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Red Hat: Middleware Is Changing

Red Hat has ended its year in business with an obligatory look forward at prospects for 2012. The company suggests that the role of middleware software as a crucial component of automating businesses processes will continue in the year ahead, but that the ways in which it plays its part will inevitably change.

Middleware VP Craig Muzilla logically points to mobile as a key driver for 2012 and says that developers are building small mobile apps for iOS and Android, but the marketplace will begin to incorporate a much broader and more sophisticated use of mobile technology. "We'll begin to see increased integration with backend applications — integration that will tie into customer relationship management, enterprise resource management systems, and more," he said.

Red Hat's prediction is that applications will not only be used in mobile phones, but also incorporated into many other types of remote devices. Not as bland a statement as that may sound, the company is including remote sensors in this definition. Middleware will be necessary to support these types of embedded applications through advanced messaging and complex event processing (CEP) technology.

Staying on safe ground, Muzilla says that cloud computing will continue to be huge and that, " We'll begin to see more sophisticated services offered in PaaS. So far, most have focused on container technology — writing code and getting it up and running. We'll soon see developers using technology to create cloud-based solutions that move beyond the core application server to include other middleware capabilities such as integration, workflow, and process management."

Red Hat's Ashesh Badani suggests that Java will continue to lead when looking at its overall adoption perspective; however, there are an increasing number of dynamic languages gaining traction using Java runtimes. "One size simply does not fit all. But many emerging frameworks do not offer the kind of stability and robustness of Java EE. So while we fully expect developers to take a Swiss Army knife approach, adopting the tools that best help their individual organizations scale, we'll continue to see widespread adoption of enterprise Java," he said.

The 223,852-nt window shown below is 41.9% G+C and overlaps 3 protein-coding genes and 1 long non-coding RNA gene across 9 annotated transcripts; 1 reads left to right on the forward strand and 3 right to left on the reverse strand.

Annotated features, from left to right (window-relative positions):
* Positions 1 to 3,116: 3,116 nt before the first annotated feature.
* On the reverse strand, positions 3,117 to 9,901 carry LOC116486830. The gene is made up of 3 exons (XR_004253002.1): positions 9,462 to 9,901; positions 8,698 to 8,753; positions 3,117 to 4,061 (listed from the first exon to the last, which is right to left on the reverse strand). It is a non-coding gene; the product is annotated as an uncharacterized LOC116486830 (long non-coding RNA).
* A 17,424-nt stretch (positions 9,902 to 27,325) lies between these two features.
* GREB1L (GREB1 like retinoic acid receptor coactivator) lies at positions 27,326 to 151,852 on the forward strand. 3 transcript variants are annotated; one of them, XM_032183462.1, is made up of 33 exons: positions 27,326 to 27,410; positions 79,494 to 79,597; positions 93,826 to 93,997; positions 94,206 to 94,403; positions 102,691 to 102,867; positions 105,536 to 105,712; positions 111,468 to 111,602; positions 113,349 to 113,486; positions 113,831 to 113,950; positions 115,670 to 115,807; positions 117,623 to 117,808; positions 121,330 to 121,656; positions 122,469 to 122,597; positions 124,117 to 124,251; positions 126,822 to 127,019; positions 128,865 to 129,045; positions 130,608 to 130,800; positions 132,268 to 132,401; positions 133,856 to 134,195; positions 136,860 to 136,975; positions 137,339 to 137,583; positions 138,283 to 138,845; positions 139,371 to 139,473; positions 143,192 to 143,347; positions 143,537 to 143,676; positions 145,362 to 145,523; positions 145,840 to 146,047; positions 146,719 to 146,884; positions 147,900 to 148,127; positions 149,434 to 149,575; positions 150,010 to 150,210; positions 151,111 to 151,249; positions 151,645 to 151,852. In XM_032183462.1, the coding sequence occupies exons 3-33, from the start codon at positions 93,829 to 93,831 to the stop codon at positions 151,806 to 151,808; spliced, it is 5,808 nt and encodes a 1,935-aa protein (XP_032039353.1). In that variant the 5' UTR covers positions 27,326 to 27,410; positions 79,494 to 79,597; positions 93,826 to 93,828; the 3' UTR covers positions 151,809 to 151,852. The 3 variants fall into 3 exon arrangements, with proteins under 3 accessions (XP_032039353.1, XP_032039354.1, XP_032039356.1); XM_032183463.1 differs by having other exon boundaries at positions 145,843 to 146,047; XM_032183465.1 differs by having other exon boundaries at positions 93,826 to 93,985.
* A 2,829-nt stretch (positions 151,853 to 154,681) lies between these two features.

Badani is also seeing the rise of dynamic languages using Java virtual machines such as Scala, Ceylon, and others. The interest in these languages, frameworks, and styles of programming will (he proposes) continue to grow in 2012. We can also expect to see further "intersections between middleware and big data" so that users increasingly look at big data as a way to store and analyze vast amounts of information. "Middleware can help to leverage and extend that information into applications via a more robust process and analytics platform," said Badani.

Muzilla rounds out with comments on new Java standards, with the introduction of Java EE 6 in mind. "There's a big developer interest in standards-based flexibility, which Java EE offers. It's portable and highly adaptable, which is what developers are looking for. We'll also see a new movement around Contexts and Dependency Injection (CDI). Developers will begin developing extensions and new communities will evolve. We'll also see Java begin to standardize around the cloud and PaaS with the advent of Java EE 7," he said.

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